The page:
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Publication numberUS7156523 B2
Publication typeGrant
Application numberUS 11/218,835
Publication dateJan 2, 2007
Filing dateSep 6, 2005
Priority dateSep 8, 2004
Fee statusPaid
Also published asCN1746723A, CN100354694C, US20060050396
Publication number11218835, 218835, US 7156523 B2, US 7156523B2, US-B2-7156523, US7156523 B2, US7156523B2
InventorsHidemasa Yamakawa, Joji Karasawa, Masafumi Sakaguchi, Kanji Yoshida
Original AssigneeSeiko Epson Corporation
Export CitationBiBTeX, EndNote, RefMan
External Links: USPTO, USPTO Assignment, Espacenet
Projector
US 7156523 B2
Abstract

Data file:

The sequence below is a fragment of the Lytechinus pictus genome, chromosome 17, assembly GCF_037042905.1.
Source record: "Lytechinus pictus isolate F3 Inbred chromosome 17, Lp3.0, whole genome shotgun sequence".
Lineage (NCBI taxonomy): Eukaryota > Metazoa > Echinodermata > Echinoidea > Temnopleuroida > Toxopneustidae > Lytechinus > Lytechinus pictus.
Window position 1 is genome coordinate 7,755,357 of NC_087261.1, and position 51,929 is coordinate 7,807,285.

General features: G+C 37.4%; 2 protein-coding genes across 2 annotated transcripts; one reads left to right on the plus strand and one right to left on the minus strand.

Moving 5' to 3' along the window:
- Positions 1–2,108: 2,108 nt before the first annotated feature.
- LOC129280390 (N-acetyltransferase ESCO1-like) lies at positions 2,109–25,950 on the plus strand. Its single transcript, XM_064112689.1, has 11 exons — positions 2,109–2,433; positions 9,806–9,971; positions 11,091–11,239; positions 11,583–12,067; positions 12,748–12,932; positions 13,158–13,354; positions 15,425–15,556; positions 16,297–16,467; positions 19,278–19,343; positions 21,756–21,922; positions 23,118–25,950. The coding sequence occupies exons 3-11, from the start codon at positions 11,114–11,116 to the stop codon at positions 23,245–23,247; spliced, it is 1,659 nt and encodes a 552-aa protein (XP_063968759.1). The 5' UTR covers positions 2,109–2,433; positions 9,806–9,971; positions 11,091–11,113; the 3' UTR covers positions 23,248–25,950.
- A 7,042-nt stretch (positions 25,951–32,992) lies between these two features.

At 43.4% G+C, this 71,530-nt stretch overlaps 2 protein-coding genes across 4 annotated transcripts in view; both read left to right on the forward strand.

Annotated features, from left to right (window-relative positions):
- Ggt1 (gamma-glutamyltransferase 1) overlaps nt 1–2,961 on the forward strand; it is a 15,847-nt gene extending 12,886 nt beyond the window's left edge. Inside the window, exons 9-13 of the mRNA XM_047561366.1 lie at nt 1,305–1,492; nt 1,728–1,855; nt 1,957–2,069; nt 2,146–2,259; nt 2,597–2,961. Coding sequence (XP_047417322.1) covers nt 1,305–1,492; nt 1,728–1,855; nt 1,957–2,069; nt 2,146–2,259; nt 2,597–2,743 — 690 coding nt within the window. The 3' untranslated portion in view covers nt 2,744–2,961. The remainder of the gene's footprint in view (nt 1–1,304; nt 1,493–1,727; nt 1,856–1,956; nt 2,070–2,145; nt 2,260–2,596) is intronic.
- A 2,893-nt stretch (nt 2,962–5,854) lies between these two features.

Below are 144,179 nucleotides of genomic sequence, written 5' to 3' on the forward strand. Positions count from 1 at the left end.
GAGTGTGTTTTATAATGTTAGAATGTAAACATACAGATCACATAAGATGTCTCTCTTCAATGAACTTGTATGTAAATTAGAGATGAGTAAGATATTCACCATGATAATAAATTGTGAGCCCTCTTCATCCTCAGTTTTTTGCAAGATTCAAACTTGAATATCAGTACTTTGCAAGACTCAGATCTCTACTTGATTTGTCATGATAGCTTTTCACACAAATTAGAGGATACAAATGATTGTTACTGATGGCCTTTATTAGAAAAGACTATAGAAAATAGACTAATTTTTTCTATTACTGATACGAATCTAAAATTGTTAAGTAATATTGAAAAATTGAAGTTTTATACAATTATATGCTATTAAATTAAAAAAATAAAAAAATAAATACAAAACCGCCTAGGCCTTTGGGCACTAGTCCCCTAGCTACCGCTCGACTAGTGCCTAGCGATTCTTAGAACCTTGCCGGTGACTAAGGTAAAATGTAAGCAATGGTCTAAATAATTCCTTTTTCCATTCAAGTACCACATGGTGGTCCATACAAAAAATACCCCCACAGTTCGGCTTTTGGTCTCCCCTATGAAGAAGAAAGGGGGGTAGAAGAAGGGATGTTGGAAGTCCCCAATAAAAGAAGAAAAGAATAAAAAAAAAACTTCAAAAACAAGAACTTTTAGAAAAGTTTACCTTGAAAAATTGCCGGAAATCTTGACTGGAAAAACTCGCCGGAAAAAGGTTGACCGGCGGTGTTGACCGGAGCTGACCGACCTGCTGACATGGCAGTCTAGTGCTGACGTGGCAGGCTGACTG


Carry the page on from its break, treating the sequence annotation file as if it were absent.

Aspects of the invention can provide a projector can include an illumination device that outputs illumination light, a color separation system that divides the illumination light output from the illumination device into blue light, red light, and green light and guides the blue light, red light, and green light to first to third optical paths, respectively, and first to third light modulation devices disposed in the first to third optical paths to be illuminated by the blue light, red light, and green light. In the projector, a distance from the illumination device to the third optical modulation device can be longer than a distance from the illumination device to the first optical modulation device and a distance from the illumination device to the second optical modulation device, a relay system having a first lens disposed at the light incident side, a second lens disposed at the light exit side, and a third lens disposed between the first and second lenses can be provided in the third optical path. The third lens can have a reference part as reference when the third lens is positioned along an optical axis of the third optical path, and the color separation system has a fixing part that positions the third lens in the third optical path by locking the reference part and can adjust the position of the third lens in the optical axis direction in a step-by-step manner by a combination way when the reference part is locked in the fixing part.